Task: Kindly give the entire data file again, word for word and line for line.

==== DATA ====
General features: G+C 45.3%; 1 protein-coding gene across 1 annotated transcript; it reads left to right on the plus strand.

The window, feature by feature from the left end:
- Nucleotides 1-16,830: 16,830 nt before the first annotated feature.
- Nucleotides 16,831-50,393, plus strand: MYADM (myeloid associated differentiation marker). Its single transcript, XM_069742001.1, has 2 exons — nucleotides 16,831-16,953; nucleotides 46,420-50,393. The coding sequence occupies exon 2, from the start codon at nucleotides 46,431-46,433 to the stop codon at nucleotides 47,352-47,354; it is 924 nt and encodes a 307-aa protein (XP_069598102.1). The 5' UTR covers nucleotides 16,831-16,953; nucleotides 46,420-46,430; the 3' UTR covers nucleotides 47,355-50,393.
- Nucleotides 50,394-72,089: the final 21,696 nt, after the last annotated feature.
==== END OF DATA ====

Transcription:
General features: G+C 45.3%; 1 protein-coding gene across 1 annotated transcript; it reads left to right on the plus strand.

The window, feature by feature from the left end:
- Nucleotides 1-16,830: 16,830 nt before the first annotated feature.
- Nucleotides 16,831-50,393, plus strand: MYADM (myeloid associated differentiation marker). Its single transcript, XM_069742001.1, has 2 exons — nucleotides 16,831-16,953; nucleotides 46,420-50,393. The coding sequence occupies exon 2, from the start codon at nucleotides 46,431-46,433 to the stop codon at nucleotides 47,352-47,354; it is 924 nt and encodes a 307-aa protein (XP_069598102.1). The 5' UTR covers nucleotides 16,831-16,953; nucleotides 46,420-46,430; the 3' UTR covers nucleotides 47,355-50,393.
- Nucleotides 50,394-72,089: the final 21,696 nt, after the last annotated feature.